It’s not a coincidence that mid January is the most popular time of year for lucky gap year students to leave the country and skip off to warmer climes. Mid-winter in this country is undeniably shite. But for those of us that actually need to work for a living and have family attachments here, running off into sunny oblivion just isn’t realistic. However for some people, simply moving within their own country is enough to shake life up a little. If you really are suffering from new year dissatisfaction and want to get on the property ladder, apparently January is the best time to make an offer on a house.

While the above are all valid mechanisms for improving quality of life, there’s also a strong chance that anyone hell bent on dramatically changing one of these three things right now is suffering from gin and mince pie overload and a bout of rash and idealistic daydreaming. Unless you’ve been seriously thinking about finding love, moving jobs or relocating for some time, you might find that in a few weeks – after your liver and digestive tract have a chance to splutter back into life- you don’t feel so anxious to upend your life.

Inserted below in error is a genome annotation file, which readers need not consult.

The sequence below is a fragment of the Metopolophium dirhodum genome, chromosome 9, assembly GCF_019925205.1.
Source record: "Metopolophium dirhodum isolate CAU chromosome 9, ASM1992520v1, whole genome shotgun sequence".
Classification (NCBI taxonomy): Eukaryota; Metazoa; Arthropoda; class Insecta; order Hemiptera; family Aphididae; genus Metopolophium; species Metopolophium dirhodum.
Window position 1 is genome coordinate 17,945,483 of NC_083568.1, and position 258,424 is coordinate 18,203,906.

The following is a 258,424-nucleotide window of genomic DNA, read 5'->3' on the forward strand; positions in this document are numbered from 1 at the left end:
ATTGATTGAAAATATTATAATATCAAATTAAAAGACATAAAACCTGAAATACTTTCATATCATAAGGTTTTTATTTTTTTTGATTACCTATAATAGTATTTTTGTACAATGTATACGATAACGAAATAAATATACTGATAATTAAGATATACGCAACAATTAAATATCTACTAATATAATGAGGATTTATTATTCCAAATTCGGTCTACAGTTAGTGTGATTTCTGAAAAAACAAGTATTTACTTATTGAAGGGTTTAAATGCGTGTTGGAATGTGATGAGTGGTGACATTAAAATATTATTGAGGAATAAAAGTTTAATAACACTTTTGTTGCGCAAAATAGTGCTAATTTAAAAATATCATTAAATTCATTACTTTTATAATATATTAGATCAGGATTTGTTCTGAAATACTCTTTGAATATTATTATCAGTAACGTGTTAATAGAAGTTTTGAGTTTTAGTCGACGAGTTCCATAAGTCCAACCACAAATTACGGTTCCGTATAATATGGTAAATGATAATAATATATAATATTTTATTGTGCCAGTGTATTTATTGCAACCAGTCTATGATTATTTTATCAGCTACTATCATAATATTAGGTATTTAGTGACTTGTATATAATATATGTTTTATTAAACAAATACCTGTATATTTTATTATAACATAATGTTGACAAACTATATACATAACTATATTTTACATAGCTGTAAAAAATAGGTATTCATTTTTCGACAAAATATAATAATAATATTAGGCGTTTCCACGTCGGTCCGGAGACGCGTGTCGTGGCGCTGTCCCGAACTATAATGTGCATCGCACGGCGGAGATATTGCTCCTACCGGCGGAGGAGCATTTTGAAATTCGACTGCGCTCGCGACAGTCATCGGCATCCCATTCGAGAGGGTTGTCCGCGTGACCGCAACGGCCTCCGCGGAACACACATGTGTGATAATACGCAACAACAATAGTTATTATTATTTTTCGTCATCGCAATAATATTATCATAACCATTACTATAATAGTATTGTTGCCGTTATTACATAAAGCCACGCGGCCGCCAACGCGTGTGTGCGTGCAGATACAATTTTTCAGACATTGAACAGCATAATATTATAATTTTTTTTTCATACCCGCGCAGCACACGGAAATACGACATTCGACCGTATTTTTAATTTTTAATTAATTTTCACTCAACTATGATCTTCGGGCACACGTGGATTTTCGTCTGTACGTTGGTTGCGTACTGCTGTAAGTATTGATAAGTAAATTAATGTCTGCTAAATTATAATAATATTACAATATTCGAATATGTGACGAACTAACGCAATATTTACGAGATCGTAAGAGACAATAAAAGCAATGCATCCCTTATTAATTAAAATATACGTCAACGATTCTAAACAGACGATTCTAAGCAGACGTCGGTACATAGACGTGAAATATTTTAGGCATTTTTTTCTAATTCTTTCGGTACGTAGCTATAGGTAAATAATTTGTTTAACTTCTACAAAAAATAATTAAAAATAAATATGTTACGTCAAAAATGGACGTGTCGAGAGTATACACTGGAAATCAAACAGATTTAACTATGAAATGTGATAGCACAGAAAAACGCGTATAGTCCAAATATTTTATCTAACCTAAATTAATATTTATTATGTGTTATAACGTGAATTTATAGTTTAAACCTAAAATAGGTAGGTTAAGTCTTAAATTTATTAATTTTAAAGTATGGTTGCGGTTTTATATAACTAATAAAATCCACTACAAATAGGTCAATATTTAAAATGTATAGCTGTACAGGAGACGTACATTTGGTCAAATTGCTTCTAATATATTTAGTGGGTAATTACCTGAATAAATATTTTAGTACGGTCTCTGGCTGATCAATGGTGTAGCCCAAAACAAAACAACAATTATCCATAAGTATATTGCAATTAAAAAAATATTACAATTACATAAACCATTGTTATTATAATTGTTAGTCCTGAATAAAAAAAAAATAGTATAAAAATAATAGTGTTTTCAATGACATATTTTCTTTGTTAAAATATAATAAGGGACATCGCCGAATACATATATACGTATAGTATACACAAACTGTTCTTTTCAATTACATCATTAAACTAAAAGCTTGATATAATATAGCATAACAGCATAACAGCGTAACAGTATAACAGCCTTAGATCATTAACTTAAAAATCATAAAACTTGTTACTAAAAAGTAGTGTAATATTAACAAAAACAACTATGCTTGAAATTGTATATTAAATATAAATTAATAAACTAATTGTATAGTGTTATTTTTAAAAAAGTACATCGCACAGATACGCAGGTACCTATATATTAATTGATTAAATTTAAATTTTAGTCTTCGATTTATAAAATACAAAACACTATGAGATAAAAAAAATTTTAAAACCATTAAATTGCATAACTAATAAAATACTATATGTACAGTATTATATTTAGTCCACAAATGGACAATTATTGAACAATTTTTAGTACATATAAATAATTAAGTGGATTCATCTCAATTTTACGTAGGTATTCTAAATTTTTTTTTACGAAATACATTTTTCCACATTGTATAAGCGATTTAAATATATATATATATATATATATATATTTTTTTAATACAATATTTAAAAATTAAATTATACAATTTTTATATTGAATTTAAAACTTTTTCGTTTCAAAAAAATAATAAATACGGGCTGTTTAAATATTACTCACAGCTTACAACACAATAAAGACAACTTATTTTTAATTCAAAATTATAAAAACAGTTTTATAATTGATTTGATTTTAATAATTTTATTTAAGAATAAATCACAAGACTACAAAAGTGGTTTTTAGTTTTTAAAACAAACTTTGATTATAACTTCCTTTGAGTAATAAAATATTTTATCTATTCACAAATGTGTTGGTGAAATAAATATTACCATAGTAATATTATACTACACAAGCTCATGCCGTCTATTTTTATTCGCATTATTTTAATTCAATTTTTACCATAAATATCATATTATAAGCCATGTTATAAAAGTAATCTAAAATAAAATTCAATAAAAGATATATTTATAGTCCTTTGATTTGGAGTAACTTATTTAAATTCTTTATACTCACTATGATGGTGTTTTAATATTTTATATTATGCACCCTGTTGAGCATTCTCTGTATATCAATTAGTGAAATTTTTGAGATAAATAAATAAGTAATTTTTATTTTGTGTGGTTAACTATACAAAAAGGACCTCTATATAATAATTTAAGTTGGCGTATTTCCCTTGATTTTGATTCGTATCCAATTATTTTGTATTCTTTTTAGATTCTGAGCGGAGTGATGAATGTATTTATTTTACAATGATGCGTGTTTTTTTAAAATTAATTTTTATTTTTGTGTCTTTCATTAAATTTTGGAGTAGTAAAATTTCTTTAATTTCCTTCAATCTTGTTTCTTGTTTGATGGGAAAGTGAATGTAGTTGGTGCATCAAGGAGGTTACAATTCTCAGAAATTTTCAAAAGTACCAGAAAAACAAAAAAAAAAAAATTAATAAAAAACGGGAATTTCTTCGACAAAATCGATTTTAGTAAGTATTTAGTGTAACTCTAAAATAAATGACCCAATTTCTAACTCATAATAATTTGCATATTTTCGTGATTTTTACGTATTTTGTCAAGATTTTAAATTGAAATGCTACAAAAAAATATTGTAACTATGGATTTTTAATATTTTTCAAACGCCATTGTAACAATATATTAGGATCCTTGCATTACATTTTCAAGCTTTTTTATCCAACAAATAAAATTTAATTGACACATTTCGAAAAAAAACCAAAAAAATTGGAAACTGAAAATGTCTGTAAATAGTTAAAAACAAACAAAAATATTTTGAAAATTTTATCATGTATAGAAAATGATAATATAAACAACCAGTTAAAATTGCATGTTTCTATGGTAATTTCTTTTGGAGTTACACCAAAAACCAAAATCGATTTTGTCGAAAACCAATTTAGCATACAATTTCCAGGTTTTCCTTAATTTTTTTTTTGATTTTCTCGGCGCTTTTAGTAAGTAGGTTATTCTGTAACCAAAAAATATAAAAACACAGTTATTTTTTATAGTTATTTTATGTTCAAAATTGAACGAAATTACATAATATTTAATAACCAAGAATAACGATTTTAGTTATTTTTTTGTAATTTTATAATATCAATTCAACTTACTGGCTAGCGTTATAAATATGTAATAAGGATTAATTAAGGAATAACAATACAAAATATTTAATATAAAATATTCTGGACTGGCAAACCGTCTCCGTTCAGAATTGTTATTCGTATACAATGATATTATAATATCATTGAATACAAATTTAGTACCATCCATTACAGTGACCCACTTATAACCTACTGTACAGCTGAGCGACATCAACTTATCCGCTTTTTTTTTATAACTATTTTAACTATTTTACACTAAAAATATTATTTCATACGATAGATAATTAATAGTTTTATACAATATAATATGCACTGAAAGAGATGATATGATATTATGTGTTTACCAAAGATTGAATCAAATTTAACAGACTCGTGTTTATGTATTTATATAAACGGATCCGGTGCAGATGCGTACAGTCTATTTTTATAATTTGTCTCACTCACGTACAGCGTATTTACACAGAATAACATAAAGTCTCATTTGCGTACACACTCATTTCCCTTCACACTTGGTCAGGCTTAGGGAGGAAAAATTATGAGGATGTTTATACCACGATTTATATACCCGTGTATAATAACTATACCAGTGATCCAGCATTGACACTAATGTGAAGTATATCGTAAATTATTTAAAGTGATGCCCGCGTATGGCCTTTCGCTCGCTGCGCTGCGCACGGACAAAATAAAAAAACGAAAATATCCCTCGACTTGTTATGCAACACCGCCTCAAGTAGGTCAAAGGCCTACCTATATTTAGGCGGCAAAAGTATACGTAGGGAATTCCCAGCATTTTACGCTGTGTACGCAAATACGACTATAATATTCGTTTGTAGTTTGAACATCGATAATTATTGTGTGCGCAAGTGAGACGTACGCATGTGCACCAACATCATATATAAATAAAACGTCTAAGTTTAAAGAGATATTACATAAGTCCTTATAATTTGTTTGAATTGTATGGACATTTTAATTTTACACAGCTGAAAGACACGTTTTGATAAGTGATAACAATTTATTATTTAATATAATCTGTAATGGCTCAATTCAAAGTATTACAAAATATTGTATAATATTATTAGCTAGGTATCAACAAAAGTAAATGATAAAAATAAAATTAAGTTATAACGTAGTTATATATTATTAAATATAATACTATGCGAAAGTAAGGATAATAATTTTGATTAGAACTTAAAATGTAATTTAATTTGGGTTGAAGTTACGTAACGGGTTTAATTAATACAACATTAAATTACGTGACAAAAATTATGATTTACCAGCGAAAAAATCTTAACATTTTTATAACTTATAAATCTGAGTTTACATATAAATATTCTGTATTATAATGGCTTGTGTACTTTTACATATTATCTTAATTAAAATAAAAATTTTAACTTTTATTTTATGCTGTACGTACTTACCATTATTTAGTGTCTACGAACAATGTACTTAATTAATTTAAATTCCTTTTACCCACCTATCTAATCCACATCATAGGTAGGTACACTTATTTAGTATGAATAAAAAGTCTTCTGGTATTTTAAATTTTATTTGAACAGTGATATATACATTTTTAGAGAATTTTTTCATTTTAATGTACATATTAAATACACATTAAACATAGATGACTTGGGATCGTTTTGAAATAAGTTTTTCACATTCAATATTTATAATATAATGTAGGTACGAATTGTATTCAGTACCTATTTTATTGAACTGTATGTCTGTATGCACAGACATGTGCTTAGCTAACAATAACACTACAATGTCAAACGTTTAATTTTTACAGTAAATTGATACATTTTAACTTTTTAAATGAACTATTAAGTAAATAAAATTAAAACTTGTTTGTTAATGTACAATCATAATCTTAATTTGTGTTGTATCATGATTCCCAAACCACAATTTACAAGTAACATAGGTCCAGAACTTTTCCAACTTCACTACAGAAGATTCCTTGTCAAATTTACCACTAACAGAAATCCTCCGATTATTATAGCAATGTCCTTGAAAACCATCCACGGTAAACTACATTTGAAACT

Searching for The One can also be a symptom of ‘I’m Not Happy Because…’ disease – a terrible affliction which causes us to blame a variety of external causes for our flagging wellbeing and self esteem. Anything but ourselves.

How to Win Friends and Influence People author Dale Carnegie once said: “It isn’t what you have, or who you are, or where you are, or what you are doing that makes you happy or unhappy. It is what you think about.” And from one wise author dude to a slightly less wise custard cream lover, I would have to agree.  It’s very easy to look to others to solve our problems, when maybe we simply need to look at things from a new perspective. That being said, if you’ve given serious, well thought through consideration to making major change in your life – go forth and conquer. I salute you.

Workplace robots and weeping in the boardroom